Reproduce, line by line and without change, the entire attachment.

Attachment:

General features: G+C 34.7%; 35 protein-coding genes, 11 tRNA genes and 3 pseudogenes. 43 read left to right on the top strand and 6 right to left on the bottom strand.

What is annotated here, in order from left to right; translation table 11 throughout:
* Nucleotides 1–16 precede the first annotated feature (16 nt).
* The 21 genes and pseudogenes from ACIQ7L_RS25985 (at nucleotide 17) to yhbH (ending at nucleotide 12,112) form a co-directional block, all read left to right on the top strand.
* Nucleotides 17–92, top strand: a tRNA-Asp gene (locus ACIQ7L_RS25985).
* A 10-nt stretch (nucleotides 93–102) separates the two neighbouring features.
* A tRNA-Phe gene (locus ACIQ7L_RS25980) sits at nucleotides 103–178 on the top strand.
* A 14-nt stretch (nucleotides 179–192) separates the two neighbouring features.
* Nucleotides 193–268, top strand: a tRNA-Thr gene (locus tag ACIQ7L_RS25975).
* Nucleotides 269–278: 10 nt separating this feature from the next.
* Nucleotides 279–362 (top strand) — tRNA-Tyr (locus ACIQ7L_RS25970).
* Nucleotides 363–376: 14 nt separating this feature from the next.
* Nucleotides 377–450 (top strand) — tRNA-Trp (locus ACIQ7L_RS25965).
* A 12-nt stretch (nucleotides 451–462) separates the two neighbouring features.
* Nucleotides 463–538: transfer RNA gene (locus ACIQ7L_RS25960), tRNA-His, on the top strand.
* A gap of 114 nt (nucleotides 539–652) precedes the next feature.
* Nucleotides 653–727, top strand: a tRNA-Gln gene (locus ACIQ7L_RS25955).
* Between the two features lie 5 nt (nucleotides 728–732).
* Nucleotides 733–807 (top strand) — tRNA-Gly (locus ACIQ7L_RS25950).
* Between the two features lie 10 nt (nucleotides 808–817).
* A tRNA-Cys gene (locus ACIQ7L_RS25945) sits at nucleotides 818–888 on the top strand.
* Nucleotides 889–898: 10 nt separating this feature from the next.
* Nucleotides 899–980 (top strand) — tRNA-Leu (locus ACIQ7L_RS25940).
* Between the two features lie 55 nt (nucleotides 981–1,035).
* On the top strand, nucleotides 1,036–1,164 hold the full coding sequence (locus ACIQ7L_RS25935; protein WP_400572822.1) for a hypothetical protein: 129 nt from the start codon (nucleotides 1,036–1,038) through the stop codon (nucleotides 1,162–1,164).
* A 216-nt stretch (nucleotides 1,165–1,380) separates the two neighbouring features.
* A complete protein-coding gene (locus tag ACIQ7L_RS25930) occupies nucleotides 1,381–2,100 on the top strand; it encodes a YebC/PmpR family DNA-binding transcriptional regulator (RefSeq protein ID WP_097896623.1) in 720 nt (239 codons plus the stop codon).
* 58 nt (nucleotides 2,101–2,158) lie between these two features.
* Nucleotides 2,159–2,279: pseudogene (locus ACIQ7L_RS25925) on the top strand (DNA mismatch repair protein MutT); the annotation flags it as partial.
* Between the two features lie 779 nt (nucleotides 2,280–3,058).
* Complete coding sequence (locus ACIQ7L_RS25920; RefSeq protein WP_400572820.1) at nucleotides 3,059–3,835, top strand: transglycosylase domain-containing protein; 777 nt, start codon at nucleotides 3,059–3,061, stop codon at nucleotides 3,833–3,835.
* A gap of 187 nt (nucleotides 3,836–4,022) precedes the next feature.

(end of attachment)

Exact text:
General features: G+C 34.7%; 35 protein-coding genes, 11 tRNA genes and 3 pseudogenes. 43 read left to right on the top strand and 6 right to left on the bottom strand.

What is annotated here, in order from left to right; translation table 11 throughout:
* Nucleotides 1–16 precede the first annotated feature (16 nt).
* The 21 genes and pseudogenes from ACIQ7L_RS25985 (at nucleotide 17) to yhbH (ending at nucleotide 12,112) form a co-directional block, all read left to right on the top strand.
* Nucleotides 17–92, top strand: a tRNA-Asp gene (locus ACIQ7L_RS25985).
* A 10-nt stretch (nucleotides 93–102) separates the two neighbouring features.
* A tRNA-Phe gene (locus ACIQ7L_RS25980) sits at nucleotides 103–178 on the top strand.
* A 14-nt stretch (nucleotides 179–192) separates the two neighbouring features.
* Nucleotides 193–268, top strand: a tRNA-Thr gene (locus tag ACIQ7L_RS25975).
* Nucleotides 269–278: 10 nt separating this feature from the next.
* Nucleotides 279–362 (top strand) — tRNA-Tyr (locus ACIQ7L_RS25970).
* Nucleotides 363–376: 14 nt separating this feature from the next.
* Nucleotides 377–450 (top strand) — tRNA-Trp (locus ACIQ7L_RS25965).
* A 12-nt stretch (nucleotides 451–462) separates the two neighbouring features.
* Nucleotides 463–538: transfer RNA gene (locus ACIQ7L_RS25960), tRNA-His, on the top strand.
* A gap of 114 nt (nucleotides 539–652) precedes the next feature.
* Nucleotides 653–727, top strand: a tRNA-Gln gene (locus ACIQ7L_RS25955).
* Between the two features lie 5 nt (nucleotides 728–732).
* Nucleotides 733–807 (top strand) — tRNA-Gly (locus ACIQ7L_RS25950).
* Between the two features lie 10 nt (nucleotides 808–817).
* A tRNA-Cys gene (locus ACIQ7L_RS25945) sits at nucleotides 818–888 on the top strand.
* Nucleotides 889–898: 10 nt separating this feature from the next.
* Nucleotides 899–980 (top strand) — tRNA-Leu (locus ACIQ7L_RS25940).
* Between the two features lie 55 nt (nucleotides 981–1,035).
* On the top strand, nucleotides 1,036–1,164 hold the full coding sequence (locus ACIQ7L_RS25935; protein WP_400572822.1) for a hypothetical protein: 129 nt from the start codon (nucleotides 1,036–1,038) through the stop codon (nucleotides 1,162–1,164).
* A 216-nt stretch (nucleotides 1,165–1,380) separates the two neighbouring features.
* A complete protein-coding gene (locus tag ACIQ7L_RS25930) occupies nucleotides 1,381–2,100 on the top strand; it encodes a YebC/PmpR family DNA-binding transcriptional regulator (RefSeq protein ID WP_097896623.1) in 720 nt (239 codons plus the stop codon).
* 58 nt (nucleotides 2,101–2,158) lie between these two features.
* Nucleotides 2,159–2,279: pseudogene (locus ACIQ7L_RS25925) on the top strand (DNA mismatch repair protein MutT); the annotation flags it as partial.
* Between the two features lie 779 nt (nucleotides 2,280–3,058).
* Complete coding sequence (locus ACIQ7L_RS25920; RefSeq protein WP_400572820.1) at nucleotides 3,059–3,835, top strand: transglycosylase domain-containing protein; 777 nt, start codon at nucleotides 3,059–3,061, stop codon at nucleotides 3,833–3,835.
* A gap of 187 nt (nucleotides 3,836–4,022) precedes the next feature.